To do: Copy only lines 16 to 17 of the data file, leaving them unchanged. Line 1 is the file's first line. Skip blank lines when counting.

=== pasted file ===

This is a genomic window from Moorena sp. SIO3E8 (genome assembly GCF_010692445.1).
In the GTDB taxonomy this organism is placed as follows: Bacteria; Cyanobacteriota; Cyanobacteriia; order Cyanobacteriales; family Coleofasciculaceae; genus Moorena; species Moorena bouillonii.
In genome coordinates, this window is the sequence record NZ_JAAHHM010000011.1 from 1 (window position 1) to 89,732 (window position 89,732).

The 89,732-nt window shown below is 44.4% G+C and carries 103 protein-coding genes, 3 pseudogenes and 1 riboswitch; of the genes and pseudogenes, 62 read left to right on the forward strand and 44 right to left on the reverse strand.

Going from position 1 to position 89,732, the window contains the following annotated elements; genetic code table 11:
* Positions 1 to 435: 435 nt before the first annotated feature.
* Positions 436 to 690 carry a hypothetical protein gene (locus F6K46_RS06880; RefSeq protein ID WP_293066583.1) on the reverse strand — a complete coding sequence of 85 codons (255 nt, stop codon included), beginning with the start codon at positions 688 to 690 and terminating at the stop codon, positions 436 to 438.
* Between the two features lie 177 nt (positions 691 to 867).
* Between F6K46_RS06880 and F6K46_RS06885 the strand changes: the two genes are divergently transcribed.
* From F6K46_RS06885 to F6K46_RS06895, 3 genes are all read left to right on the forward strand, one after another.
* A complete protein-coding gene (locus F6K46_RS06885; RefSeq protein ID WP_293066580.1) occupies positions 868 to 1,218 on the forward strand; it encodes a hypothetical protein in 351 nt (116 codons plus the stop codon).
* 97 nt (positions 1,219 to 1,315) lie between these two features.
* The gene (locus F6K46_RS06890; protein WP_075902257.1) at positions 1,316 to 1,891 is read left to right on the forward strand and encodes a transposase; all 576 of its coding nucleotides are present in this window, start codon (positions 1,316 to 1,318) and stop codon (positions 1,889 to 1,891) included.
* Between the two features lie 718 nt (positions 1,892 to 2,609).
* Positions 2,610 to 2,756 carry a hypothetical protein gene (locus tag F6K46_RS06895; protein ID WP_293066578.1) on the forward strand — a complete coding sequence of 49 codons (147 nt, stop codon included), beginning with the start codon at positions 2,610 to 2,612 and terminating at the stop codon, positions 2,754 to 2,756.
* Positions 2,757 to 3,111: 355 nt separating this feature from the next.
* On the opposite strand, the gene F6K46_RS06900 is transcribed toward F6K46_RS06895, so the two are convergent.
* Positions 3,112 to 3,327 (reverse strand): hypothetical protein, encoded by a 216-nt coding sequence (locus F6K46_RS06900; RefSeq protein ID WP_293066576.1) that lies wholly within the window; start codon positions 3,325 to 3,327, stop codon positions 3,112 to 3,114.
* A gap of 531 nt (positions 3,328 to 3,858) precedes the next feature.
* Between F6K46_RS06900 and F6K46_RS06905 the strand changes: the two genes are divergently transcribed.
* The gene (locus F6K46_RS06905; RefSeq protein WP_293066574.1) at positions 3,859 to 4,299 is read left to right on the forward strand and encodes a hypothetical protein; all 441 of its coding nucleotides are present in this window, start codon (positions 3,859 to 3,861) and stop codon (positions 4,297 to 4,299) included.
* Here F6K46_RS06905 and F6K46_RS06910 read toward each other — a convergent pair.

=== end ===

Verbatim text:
* Positions 2,757 to 3,111: 355 nt separating this feature from the next.
* On the opposite strand, the gene F6K46_RS06900 is transcribed toward F6K46_RS06895, so the two are convergent.